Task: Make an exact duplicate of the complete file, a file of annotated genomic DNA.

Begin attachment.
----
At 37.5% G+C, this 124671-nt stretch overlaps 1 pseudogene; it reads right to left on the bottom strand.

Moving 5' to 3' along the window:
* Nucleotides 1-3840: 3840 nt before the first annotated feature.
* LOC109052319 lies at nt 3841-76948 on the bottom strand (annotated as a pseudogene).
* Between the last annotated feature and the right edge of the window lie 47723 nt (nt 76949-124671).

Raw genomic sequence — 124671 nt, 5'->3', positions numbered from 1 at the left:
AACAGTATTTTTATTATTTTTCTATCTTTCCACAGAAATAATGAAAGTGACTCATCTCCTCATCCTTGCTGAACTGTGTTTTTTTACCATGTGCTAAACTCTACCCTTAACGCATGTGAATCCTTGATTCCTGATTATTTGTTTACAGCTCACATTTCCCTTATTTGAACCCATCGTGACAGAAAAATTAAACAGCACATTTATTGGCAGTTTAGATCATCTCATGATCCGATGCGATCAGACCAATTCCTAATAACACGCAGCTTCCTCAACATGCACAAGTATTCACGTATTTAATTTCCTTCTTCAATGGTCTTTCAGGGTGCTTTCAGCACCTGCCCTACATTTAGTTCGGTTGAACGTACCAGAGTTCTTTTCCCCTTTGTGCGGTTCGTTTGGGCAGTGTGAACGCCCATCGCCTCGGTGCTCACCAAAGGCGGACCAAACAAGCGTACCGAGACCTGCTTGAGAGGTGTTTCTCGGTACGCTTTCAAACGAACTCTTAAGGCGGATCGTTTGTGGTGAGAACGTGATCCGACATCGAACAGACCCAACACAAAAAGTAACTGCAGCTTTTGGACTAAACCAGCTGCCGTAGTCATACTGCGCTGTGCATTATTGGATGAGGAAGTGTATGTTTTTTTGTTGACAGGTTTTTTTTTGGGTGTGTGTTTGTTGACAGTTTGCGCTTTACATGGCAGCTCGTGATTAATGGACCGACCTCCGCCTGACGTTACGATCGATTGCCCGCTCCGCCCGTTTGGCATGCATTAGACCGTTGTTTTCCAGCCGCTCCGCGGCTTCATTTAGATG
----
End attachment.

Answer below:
At 37.5% G+C, this 124671-nt stretch overlaps 1 pseudogene; it reads right to left on the bottom strand.

Moving 5' to 3' along the window:
* Nucleotides 1-3840: 3840 nt before the first annotated feature.
* LOC109052319 lies at nt 3841-76948 on the bottom strand (annotated as a pseudogene).
* Between the last annotated feature and the right edge of the window lie 47723 nt (nt 76949-124671).

Raw genomic sequence — 124671 nt, 5'->3', positions numbered from 1 at the left:
AACAGTATTTTTATTATTTTTCTATCTTTCCACAGAAATAATGAAAGTGACTCATCTCCTCATCCTTGCTGAACTGTGTTTTTTTACCATGTGCTAAACTCTACCCTTAACGCATGTGAATCCTTGATTCCTGATTATTTGTTTACAGCTCACATTTCCCTTATTTGAACCCATCGTGACAGAAAAATTAAACAGCACATTTATTGGCAGTTTAGATCATCTCATGATCCGATGCGATCAGACCAATTCCTAATAACACGCAGCTTCCTCAACATGCACAAGTATTCACGTATTTAATTTCCTTCTTCAATGGTCTTTCAGGGTGCTTTCAGCACCTGCCCTACATTTAGTTCGGTTGAACGTACCAGAGTTCTTTTCCCCTTTGTGCGGTTCGTTTGGGCAGTGTGAACGCCCATCGCCTCGGTGCTCACCAAAGGCGGACCAAACAAGCGTACCGAGACCTGCTTGAGAGGTGTTTCTCGGTACGCTTTCAAACGAACTCTTAAGGCGGATCGTTTGTGGTGAGAACGTGATCCGACATCGAACAGACCCAACACAAAAAGTAACTGCAGCTTTTGGACTAAACCAGCTGCCGTAGTCATACTGCGCTGTGCATTATTGGATGAGGAAGTGTATGTTTTTTTGTTGACAGGTTTTTTTTTGGGTGTGTGTTTGTTGACAGTTTGCGCTTTACATGGCAGCTCGTGATTAATGGACCGACCTCCGCCTGACGTTACGATCGATTGCCCGCTCCGCCCGTTTGGCATGCATTAGACCGTTGTTTTCCAGCCGCTCCGCGGCTTCATTTAGATG